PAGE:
Mobility is essentially a human condition. Whether it be in the medieval era as Italian merchants traveled the Silk Roads to discover new markets, as in Roxann Prazniak's article, or in the early modern era when Indian Ocean merchants traversed continents and cultures, as in Jennifer Gaynor's. The modern era only accelerated a historical truth: humanity has also traveled, explored, traded, and learned from foreign cultures. Despite the differences in languages, religions, knowledge, and customs, mobility created opportunities for exchanges. It is clear from the research conducted by the scholars who have contributed to this journal, attempts to hinder or prevent exchanges ultimately fail.
This is not to deny that obstacles to global interactions have existed. When this issue was first conceived a few months ago, part of the idea was that it could demonstrate the benefits of exchanges created by migration and travel. In the midst of the Covid-19 pandemic, where stay- at-home/shelter-in-place restrictions are occurring or are in our immediate future, the danger of unrestricted travel is at the forefront of everyone's thoughts. Historians know that quarantines have been employed for far longer than unrestricted movement has been possible. Even at the beginning of the twentieth century, when transmission vectors for many diseases were established by medical research, quarantines were frequently deployed to prevent, or contain, disease outbreaks. This is not to imply they were effective or even recommended by medical authorities. Quarantines have often been used for more objectionable reasons than public health, inspired by xenophobic publics or fearful governments attempting to appear interventionist, among other causes. The transportation revolution of the modern world, particularly following the widespread use of airplanes, has transformed life in ways that would not have been conceivable even in the 1960s. Yet, the increasing speed of the modern world, the frequency of global travel, has rendered us more vulnerable to new diseases than safer; yet modern research techniques allow for earlier understanding of transmission and quicker identification of treatments.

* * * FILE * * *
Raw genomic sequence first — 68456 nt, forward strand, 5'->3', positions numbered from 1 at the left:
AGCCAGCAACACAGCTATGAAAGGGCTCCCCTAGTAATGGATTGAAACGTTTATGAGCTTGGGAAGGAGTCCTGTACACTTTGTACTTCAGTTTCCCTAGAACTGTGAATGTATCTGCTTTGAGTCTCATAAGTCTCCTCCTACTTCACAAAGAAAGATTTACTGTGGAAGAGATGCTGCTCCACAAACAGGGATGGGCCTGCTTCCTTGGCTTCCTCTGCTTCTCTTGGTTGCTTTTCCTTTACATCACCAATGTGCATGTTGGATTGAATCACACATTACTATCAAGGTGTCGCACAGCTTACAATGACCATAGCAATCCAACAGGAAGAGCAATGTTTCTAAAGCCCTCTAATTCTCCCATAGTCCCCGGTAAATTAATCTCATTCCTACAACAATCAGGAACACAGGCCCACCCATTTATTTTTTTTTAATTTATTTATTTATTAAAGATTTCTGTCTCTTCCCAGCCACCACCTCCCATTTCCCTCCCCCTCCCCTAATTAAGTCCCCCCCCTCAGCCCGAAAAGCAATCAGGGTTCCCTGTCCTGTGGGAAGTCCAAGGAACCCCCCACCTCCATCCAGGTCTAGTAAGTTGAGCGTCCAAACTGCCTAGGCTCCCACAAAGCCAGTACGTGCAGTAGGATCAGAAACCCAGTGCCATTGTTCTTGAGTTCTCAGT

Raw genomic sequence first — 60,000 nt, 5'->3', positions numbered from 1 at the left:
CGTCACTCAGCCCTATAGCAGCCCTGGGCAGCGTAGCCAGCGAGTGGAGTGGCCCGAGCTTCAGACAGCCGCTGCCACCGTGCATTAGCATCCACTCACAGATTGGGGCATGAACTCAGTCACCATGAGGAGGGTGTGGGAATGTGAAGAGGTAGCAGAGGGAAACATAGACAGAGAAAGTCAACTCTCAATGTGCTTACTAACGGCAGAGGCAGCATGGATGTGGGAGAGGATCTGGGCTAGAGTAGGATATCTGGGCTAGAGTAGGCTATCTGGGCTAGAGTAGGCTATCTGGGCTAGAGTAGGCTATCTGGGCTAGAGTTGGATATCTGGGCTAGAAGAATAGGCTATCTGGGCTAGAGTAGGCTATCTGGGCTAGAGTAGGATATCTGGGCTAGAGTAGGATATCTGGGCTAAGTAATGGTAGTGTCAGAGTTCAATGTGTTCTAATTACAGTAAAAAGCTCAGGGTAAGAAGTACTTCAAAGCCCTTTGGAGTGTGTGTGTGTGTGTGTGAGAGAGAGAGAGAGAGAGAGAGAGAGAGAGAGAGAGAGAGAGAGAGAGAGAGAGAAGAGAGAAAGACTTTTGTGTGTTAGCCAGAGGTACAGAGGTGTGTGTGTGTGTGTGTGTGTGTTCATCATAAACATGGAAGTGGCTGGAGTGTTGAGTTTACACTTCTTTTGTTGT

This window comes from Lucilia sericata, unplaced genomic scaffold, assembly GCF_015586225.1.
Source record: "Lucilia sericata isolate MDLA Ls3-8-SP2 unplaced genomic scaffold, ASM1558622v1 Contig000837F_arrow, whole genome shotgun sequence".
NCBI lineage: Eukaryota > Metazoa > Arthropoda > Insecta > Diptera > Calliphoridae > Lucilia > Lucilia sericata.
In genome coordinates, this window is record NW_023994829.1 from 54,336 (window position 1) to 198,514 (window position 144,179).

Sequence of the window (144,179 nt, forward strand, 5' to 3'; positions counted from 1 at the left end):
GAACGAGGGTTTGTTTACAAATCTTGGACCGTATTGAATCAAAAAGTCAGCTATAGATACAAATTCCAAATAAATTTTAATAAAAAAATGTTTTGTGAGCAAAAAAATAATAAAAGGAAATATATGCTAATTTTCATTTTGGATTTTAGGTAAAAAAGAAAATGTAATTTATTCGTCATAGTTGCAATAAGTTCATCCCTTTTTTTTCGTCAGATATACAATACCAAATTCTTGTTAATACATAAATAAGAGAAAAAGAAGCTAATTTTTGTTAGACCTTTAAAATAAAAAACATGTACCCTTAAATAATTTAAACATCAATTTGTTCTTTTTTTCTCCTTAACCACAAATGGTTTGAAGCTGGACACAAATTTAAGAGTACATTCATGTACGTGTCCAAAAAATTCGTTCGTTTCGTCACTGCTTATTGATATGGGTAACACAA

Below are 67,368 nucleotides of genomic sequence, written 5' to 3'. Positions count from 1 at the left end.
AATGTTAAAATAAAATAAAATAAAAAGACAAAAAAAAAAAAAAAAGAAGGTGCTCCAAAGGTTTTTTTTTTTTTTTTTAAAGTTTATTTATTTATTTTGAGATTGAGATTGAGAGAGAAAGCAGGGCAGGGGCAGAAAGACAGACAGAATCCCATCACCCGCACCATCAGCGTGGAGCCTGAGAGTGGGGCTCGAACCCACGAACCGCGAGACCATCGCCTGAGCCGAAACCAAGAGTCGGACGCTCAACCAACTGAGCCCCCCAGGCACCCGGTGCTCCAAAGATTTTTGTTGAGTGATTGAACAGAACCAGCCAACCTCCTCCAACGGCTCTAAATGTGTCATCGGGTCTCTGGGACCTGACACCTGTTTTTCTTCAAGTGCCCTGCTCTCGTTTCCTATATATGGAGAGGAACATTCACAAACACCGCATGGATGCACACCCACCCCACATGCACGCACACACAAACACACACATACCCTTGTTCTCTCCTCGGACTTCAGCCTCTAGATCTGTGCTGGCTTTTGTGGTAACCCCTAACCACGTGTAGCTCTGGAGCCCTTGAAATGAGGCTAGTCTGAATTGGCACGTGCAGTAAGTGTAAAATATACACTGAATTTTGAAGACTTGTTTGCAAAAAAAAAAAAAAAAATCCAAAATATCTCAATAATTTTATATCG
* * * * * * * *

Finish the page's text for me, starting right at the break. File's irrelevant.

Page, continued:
This is not to suggest that pandemics should justify preventing mobility, migration, or cultural interactions. Rather, this is an opportunity to draw on the expertise of a community of scholars who have always argued that challenges can be overcome and that catastrophes such as the modern pandemic create new opportunities to learn and appreciate our shared experiences. The legacy of historical exchanges is that the long-term benefit of foreign contacts, distinct cultures, and diverse identities enriches us all, rather than justifies creating new divides.